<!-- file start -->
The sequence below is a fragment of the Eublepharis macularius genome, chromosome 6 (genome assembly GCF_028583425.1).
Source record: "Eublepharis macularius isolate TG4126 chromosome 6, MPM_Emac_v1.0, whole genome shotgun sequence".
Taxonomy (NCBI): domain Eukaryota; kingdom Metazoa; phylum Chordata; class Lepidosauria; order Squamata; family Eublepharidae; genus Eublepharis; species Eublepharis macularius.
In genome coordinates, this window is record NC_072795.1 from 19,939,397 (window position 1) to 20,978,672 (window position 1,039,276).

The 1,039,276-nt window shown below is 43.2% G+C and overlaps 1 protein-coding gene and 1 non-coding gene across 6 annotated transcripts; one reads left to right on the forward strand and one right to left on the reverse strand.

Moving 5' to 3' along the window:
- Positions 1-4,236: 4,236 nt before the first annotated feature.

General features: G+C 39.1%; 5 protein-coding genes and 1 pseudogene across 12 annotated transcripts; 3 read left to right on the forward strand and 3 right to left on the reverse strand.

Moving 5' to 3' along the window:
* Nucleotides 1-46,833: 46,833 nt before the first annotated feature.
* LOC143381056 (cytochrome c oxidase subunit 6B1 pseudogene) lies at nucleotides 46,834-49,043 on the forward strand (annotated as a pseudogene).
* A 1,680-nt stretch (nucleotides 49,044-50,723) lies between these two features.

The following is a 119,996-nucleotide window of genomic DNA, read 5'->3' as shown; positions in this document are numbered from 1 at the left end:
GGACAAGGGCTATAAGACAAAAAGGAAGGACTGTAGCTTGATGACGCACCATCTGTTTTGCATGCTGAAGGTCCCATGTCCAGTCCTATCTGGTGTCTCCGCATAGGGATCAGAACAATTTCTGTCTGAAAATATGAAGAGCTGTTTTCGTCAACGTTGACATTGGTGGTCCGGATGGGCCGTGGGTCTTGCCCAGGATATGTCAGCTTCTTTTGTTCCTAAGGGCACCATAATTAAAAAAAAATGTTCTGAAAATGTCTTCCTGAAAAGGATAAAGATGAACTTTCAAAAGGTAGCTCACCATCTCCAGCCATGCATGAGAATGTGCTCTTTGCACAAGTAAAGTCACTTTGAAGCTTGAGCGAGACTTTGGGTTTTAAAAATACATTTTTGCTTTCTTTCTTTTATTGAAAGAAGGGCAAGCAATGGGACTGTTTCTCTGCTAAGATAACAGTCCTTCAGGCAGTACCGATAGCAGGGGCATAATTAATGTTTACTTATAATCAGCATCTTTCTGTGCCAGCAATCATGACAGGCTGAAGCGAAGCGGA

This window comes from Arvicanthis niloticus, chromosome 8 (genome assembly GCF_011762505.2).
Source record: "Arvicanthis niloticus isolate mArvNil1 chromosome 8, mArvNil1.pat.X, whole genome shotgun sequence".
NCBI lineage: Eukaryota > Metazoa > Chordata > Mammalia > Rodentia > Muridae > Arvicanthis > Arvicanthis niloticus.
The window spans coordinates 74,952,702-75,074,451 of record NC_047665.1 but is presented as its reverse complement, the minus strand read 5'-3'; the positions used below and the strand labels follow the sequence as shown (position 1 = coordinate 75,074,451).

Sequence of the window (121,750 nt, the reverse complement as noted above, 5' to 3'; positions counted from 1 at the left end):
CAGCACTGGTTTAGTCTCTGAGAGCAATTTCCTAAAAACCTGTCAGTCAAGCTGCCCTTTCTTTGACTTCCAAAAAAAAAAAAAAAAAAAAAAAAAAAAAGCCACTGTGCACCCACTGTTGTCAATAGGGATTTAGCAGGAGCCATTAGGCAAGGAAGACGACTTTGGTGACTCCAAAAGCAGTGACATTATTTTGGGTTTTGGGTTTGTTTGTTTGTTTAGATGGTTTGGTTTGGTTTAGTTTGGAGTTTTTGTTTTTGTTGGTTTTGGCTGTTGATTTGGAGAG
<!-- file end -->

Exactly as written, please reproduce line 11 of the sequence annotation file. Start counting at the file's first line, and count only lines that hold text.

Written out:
* LOC143381056 (cytochrome c oxidase subunit 6B1 pseudogene) lies at nucleotides 46,834-49,043 on the forward strand (annotated as a pseudogene).